In the months since we began facilitating coaching circles, one of the unanticipated outcomes of the circles has been the building of community. I’m not sure why, but it had not occurred to me just how alone people have been feeling. Certainly I have noticed it myself. I just assumed that because I choose to live rurally now, that being alone was my new way of life.
With the start of each coaching circle, we ask participants to share with us their intentions for what they want to gain from the experience. Inevitably several of the participants mention that they are looking for community. Specifically they want to connect to like-minded individuals who, like themselves, are choosing to step on the path of self-discovery and shape their life differently.
As facilitators we have learned that the coaching circle is a transformative experience, partly due to the coaching and largely due to the sharing of experience of the individual participants. Participants relate to the feelings, thoughts and experiences of others. Suddenly they realize that they are not alone in those sometimes dark places and that their struggles to live their life differently are shared by others.
In a recent blog posting from colleague Lianne Bridges, www.shiftvillage.com, Lianne shared her experience of attending the Wisdom 2.0 Conference in San Francisco, “To be in the presence of conscious individuals is awe-inspiring….What was so amazing about this conference were the sixteen-hundred people from all walks of life and four corners of the world who shared one main perspective – the strong desire to use their expertise and gifts to better the world.”
Lianne also refers to community as one’s tribe. By her definition, tribe does not necessarily refer only to people who are bound to you by familial, geographic, political, cultural or even racial ties, but also includes people who share your closely held beliefs or world views.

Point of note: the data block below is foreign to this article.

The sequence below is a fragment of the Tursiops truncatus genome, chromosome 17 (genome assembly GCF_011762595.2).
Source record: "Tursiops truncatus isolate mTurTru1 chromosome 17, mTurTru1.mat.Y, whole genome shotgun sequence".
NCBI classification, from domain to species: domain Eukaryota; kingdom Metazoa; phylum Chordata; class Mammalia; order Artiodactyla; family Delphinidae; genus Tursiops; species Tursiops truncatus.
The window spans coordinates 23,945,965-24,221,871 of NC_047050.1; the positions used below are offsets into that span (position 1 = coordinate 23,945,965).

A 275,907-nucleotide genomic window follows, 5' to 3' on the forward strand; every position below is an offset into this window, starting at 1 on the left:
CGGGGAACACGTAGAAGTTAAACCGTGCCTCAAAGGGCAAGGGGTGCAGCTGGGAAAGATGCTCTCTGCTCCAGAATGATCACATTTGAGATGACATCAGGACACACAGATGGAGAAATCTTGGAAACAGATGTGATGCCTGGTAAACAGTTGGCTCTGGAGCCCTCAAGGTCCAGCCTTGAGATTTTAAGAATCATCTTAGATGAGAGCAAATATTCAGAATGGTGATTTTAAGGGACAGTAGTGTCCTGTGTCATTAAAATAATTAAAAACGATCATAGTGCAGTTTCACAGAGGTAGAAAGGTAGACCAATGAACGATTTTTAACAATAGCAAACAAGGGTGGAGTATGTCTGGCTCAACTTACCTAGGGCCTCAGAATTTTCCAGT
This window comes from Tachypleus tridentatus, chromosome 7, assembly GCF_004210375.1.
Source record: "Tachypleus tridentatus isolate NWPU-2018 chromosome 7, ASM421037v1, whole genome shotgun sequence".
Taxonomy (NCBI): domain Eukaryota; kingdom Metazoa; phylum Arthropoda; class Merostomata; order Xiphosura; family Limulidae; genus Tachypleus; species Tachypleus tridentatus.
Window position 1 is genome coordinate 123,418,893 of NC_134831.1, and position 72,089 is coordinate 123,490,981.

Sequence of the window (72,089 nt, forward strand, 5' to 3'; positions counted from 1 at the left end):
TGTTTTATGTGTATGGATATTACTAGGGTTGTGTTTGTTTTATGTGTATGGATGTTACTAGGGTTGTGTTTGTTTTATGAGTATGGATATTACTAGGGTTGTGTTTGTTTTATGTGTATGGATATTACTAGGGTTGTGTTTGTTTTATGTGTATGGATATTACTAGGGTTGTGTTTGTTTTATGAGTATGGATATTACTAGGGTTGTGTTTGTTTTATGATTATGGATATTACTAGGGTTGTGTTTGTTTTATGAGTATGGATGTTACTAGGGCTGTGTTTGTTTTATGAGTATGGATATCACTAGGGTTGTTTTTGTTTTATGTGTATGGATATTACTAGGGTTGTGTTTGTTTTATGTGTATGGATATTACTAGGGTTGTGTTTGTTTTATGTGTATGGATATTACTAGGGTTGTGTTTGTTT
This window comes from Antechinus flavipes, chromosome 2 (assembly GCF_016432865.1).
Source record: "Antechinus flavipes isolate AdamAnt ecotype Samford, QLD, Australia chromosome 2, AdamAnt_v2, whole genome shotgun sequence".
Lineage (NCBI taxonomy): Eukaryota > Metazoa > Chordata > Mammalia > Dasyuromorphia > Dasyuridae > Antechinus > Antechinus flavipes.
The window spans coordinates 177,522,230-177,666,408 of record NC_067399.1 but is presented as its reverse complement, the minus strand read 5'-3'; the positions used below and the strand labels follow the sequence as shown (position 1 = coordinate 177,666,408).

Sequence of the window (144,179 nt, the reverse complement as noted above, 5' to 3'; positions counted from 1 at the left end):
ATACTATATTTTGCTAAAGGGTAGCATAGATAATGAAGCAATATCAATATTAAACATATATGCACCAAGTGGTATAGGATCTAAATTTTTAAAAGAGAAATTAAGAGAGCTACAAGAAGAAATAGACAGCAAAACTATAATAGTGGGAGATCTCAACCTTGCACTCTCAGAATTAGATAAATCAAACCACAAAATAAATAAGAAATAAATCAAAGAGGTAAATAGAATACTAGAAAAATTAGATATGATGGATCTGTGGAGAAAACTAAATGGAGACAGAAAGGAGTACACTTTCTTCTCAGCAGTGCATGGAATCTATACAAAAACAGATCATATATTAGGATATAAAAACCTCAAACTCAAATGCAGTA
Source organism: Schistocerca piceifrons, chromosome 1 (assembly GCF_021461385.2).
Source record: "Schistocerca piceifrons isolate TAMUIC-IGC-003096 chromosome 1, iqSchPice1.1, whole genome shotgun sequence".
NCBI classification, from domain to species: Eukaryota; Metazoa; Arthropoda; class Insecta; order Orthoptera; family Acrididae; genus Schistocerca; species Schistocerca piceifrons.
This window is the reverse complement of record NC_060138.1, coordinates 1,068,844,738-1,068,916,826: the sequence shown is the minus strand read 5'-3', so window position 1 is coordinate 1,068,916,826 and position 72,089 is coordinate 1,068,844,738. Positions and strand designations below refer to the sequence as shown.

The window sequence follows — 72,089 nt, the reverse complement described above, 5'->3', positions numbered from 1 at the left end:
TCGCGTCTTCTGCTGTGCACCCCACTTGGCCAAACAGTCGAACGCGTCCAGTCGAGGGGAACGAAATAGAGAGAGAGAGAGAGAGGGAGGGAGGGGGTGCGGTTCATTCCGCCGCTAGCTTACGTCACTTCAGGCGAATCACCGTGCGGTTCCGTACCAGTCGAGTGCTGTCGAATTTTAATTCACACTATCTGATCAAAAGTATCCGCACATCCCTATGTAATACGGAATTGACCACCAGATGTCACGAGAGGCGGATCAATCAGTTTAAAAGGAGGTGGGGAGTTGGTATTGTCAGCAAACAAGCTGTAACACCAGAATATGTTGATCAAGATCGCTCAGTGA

Finding our tribe, our community, may be one of the healthiest and most essential gifts we can give ourselves. People do feel alone. The isolation people are experiencing is a secondary effect of our technological prowess. We have grown attached to the I-phones, Blackberries and other gadgets that give us the illusion of being connected. It is however superficial – words with no depth, no real meaning, no eye to eye contact.
We have also lost many of the social structures that once connected us – the church communities, the service clubs, the back yard BBQ’s. Is it that life has simply become too busy?
Whatever the reason, the loss of these social systems has left people searching for ways to connect.
Developing community, or finding your tribe as Lianne has suggested, has become important. It is part of feeling whole and consciously connected to a shared meaning and an opportunity to learn more about you through the eyes of others.
So where do you start; how do you find your tribe?
· It begins with reaching out to others whom you sense have a similar desire or who may want to rally around a shared cause.
· It begins with your desire to understand yourself and to share the experience of personal discovery with others.
· It begins by being clear about who you actually want to ‘BE’ with and taking the time to describe who would be perfect for you at this time in your life.
· It begins by being open-hearted, generous and kind – first with yourself, then with others. You can only attract these kinds of companions when you give it to self-first.
· It begins by stepping out of your comfort zone and reaching out to others, or perhaps signing up for a program which you believe will attract others you want to be with.
· It begins by trusting your heart more than your head, listening to your intuition when you encounter others and your deep sense of knowing they are a perfect companion.
We have a tribe of sorts through the Seeker. You can guess that those attracted to the newspaper share common values, desires and perhaps stories. Understanding this, I challenge you to put out a call to your friends, those who read and enjoy the Seeker, and start a conversation regarding the contents. You may find your tribe!
Until next time…